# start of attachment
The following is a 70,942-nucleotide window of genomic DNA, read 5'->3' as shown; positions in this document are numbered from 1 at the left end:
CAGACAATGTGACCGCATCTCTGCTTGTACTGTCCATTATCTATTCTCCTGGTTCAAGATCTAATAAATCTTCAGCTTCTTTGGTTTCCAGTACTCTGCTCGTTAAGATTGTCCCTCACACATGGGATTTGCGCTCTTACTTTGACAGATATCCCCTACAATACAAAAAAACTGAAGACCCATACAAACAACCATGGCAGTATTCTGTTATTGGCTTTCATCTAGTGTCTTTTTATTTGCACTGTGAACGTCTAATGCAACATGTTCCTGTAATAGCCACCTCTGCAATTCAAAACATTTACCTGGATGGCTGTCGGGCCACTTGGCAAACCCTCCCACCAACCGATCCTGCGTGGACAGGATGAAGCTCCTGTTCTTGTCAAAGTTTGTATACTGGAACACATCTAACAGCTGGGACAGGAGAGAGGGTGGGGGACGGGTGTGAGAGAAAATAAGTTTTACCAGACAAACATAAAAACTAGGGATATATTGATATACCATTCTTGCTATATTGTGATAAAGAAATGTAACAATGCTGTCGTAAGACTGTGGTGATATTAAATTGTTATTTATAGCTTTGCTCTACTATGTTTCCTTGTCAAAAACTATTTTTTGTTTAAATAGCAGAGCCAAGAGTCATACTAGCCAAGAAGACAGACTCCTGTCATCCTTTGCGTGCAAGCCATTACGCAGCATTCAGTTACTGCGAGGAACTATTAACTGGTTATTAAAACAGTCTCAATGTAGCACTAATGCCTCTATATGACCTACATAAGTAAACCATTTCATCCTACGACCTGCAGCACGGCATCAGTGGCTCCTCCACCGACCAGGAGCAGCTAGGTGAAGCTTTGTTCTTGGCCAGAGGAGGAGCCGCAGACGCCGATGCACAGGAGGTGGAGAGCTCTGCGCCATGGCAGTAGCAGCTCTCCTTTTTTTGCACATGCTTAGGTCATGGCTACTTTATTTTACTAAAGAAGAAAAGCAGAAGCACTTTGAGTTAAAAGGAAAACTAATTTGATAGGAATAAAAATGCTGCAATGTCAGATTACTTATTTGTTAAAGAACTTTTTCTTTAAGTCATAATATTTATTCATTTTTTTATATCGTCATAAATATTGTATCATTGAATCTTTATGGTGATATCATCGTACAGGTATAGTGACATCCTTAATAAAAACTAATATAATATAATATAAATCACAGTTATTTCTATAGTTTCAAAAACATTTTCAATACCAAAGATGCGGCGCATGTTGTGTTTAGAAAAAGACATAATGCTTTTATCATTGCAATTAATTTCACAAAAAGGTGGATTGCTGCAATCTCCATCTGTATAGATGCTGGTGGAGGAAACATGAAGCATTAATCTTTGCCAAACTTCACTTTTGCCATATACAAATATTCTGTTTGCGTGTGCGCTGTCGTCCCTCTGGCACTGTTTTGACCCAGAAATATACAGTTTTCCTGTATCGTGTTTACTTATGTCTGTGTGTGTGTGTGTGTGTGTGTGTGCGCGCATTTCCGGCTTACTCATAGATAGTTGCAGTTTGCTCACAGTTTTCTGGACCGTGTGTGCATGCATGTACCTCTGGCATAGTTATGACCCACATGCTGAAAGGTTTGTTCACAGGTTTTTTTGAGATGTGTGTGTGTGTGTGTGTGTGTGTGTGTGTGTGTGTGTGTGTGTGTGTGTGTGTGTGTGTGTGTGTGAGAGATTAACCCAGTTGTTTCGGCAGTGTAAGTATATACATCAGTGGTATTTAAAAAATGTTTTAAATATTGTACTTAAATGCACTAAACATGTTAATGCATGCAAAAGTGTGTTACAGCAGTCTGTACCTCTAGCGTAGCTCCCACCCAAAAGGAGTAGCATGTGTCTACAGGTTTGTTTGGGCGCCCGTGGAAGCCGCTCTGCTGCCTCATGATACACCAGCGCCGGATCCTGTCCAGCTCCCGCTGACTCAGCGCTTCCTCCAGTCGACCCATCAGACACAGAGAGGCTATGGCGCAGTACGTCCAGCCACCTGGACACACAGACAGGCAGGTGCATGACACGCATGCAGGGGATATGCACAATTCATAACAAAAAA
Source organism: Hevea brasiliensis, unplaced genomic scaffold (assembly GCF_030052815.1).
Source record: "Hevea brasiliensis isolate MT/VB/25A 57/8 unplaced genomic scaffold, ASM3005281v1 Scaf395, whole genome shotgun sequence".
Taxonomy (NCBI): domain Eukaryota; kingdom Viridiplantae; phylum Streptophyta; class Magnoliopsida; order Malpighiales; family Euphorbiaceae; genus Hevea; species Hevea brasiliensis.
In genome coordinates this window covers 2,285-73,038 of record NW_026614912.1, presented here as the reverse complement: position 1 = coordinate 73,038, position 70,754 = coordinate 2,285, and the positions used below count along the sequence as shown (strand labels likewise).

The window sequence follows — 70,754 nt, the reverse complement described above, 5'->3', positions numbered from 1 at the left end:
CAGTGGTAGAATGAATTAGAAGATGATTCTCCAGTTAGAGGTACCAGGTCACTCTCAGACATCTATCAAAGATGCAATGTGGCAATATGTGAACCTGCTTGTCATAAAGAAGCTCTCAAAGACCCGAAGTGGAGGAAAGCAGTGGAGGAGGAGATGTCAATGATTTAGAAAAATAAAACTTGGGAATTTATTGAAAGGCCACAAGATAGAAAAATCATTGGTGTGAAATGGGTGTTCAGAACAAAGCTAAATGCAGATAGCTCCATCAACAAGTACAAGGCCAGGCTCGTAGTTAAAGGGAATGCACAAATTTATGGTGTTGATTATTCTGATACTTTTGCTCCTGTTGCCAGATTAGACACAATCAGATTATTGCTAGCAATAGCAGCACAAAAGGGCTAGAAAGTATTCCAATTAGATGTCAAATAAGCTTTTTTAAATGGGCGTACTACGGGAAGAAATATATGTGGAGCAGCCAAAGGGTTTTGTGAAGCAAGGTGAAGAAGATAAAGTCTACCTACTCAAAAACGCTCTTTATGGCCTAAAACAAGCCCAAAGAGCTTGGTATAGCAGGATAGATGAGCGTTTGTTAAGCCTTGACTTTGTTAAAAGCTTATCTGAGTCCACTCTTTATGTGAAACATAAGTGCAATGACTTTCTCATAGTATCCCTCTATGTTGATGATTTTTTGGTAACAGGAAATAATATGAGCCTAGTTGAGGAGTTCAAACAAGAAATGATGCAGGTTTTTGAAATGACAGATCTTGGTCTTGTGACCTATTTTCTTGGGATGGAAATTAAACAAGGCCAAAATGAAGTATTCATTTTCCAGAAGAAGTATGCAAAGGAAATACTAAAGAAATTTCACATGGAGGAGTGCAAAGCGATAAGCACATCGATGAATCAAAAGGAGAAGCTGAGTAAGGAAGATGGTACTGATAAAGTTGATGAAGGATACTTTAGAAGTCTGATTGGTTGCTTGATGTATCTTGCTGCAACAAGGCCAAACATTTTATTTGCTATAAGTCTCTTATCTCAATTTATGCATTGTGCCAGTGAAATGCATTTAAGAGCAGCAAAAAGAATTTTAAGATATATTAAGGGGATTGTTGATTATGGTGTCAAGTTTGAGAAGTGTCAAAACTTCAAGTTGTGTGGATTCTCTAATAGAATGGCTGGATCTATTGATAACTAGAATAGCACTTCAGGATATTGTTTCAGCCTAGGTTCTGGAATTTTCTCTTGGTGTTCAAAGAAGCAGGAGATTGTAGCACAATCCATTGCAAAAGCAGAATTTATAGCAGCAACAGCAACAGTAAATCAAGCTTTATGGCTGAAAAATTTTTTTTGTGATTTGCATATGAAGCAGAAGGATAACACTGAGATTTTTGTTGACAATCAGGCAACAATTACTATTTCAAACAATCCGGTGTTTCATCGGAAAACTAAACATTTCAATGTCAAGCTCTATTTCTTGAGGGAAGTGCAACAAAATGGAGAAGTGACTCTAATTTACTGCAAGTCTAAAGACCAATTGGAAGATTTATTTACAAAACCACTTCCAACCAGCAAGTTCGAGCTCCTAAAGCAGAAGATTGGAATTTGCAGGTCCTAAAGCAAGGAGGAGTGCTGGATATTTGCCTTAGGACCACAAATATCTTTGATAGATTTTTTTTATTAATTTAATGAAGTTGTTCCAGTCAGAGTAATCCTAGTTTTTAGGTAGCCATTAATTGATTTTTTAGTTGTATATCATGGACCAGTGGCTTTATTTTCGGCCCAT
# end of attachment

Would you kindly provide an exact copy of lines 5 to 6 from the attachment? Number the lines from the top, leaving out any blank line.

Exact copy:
Taxonomy (NCBI): domain Eukaryota; kingdom Viridiplantae; phylum Streptophyta; class Magnoliopsida; order Malpighiales; family Euphorbiaceae; genus Hevea; species Hevea brasiliensis.
In genome coordinates this window covers 2,285-73,038 of record NW_026614912.1, presented here as the reverse complement: position 1 = coordinate 73,038, position 70,754 = coordinate 2,285, and the positions used below count along the sequence as shown (strand labels likewise).